Saturday, October 11, 2008

Nightmares and Ghosts


I met a ghost hunter once. At the Saratoga Springs mall, of course. He sat in the bookstore wearing a plaid cap and had a neatly trimmed white beard. He was signing his new book, The Ghosts of the Hudson Valley.
Being a resident of the Hudson Valley (at the time), a fan of the supernatural, and a fellow author, the man was like a living magnet for me. My kids were crying, my in-laws wanted to leave, but I was going to talk to this guy.
He told me of electrified fields, of visiting sites that were totally unremarkable, until he returned with his psychic. Then the place would instantly become repulsive and would make him feel so sick he had to run out. He said his work was dangerous and every day felt lucky to be alive. While he spoke to me, Phoebe came running over with tears in her eyes. He looked at her and said, "She's a scorpio isn't she?" Inwardly I groaned, while I find ghosts fascinating, I find astrology annoying. Reluctantly I said, "Well, yes."
"Poor girl. She has very vivid dreams. They're probably very scary at this age."
I was surprised, Phoebe was having nightmares and kept coming into bed with us at night. I bought his book, but that didn't really help Phoebe.
It's three and a half years later and Phoebe still has nightmares. She can't stand movies with scary parts (much to the chagrin of Mike, me and Chloe- who love a good scare). Taking a Benedryl before bed only seemed to make it worse and now she won't take one even when she really needs it for her soap allergy. Last March we bought her a dream catcher at the Artisan's Market. It's really a beautiful one with a large shiny stone in the center. We polish it each night before bed and she took it with her on the bus to Buenos Aires. She hooked it to the luggage rack over head where it swung wildly for the entire 20 hours of the journey.
The dream catcher helped for a while, but the nightmares continue. This week I started a dream diary with her. She told me her dreams. There were aliens, paintings in a museum that oozed a gooey liquid filling the room she was in, and one about the president blowing up the world( I'm hoping that one's not a premonition). Usually everyone died except her or she would die. We rewrote them and gave them better endings. Then she drew pictures. So far this is working really well, though any advice would be welcome.
This coming weekend she goes camping with her school. This is a big step for her, to sleep away from home on her own. I'd better pack her dream catcher though.

Thursday, October 2, 2008

Where's the sushi?

Well, the flowers are blooming here now and "Mother's Day" is being advertised in store windows (oddly enough next to many early Christmas products). The children were in their school play,"Mary Poppins" , last week which was really cute and well done.
Now that we've been here ten months I've started to really miss some things from the United States that we just can't find. Clam chowder is I guess regional to New England, as is maple syrup. For some reason we can't find corn chips or tortilla chips of any kind and the children really miss marshmallows (though I could care less). Sushi is just not available here in this city, though another American mom we met said she knows a place to get the ingredients (I may just get desperate enough to try that... or maybe I'll be sure and have some when we go to Buenos Aires!) Peanut butter was a real issue for us, but the same Mom pointed us in the right direction and now we know of a store across town that charges extortion level prices for a jar.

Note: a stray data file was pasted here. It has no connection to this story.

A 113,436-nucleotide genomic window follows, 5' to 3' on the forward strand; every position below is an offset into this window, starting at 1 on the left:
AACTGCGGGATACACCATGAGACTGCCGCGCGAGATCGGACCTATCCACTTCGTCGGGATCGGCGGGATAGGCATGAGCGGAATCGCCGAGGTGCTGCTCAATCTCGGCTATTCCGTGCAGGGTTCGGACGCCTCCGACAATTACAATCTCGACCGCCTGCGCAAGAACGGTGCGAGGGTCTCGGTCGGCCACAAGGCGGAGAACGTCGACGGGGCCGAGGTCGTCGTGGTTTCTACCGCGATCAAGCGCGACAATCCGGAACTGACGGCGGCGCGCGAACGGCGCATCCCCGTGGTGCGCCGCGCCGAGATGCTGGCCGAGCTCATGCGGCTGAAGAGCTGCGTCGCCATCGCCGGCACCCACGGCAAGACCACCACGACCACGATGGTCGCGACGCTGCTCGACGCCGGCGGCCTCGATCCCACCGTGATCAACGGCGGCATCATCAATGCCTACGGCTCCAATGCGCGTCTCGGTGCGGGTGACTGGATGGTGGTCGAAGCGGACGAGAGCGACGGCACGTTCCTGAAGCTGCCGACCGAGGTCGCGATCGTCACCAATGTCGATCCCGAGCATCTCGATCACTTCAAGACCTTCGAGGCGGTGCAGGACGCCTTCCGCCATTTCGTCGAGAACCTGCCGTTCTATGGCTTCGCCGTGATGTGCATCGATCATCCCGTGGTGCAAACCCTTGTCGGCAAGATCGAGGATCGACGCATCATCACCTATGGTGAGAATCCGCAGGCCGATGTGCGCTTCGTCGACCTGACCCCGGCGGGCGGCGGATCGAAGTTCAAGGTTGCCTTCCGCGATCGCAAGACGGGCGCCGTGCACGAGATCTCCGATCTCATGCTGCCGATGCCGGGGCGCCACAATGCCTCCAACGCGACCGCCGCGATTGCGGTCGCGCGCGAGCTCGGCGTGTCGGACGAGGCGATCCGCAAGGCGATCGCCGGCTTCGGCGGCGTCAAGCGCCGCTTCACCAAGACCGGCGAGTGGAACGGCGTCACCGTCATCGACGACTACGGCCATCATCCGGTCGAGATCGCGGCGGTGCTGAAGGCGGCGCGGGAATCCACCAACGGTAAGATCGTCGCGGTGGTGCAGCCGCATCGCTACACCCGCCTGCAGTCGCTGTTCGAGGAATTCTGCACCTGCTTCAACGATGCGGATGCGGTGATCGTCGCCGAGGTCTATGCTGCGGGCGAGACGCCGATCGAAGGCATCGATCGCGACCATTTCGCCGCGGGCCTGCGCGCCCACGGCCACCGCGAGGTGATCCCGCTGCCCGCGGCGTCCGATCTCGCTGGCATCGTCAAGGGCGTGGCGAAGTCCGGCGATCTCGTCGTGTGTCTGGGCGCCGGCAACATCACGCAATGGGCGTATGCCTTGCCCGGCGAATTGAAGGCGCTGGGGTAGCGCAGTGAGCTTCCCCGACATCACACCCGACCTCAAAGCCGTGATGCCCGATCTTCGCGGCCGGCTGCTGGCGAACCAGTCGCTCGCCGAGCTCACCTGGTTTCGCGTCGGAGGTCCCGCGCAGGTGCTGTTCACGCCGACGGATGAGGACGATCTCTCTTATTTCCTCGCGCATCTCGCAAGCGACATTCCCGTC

When ever I really start to miss these things I think of the things I would miss if we left. Fondue is really popular here and the kids love it (chocolate and cheese flavored). The ice cream is the best I've ever tasted anywhere, as is the chocolate and there are many shops available to serve these cravings. In the States I couldn't drink the wine as I seemed to be allergic to whatever they were putting in it to preserve or enhance flavor. Here the wine is all natural and excellent. Last be certainly not least is dulce de leche, which is a popular Argentine food that is in all their desserts, cookies, cakes,etc. It's like caramel or butterscotch and sold in jars in the supermarket. There seems to be endless varieties of it and it really quite good on toast.
I've been busy lately assisting Mike. He's the artist on "The Boxcar Chlidren" comic book series and has been faced with a mad deadline on four books at once. Also I've begun a webcomic called "The Horribles" for age 6 and up. I post a new page every Monday.

http://www.TheHorribles.SmackJeeves.com/
It's the story of Horrible monsters. Sylvia the vicious torments Creature, the monster from under her bed.
Also Mike has started a blog of his sketchbook and about his own impressions of our life here. To take a look it's at www.TheMikeDubischSketchbook.blogspot.com
Last but not least we're keeping an eye on a volcano that's on yellow alert (not sure what that means, but it sounds alarming). It's about 50 miles southwest of us and is making some noise. Hasta luego!
"People are willing to take these extraordinary chances to become writers, musicians, or painters, and because of them, we have a culture. If this ever stops, our culture will die, because most of our culture, in fact, has been created by people that got paid nothing for it--people like Edgar Allan Poe, Vincent Van Gogh or Mozart."-Kurt Vonnegut

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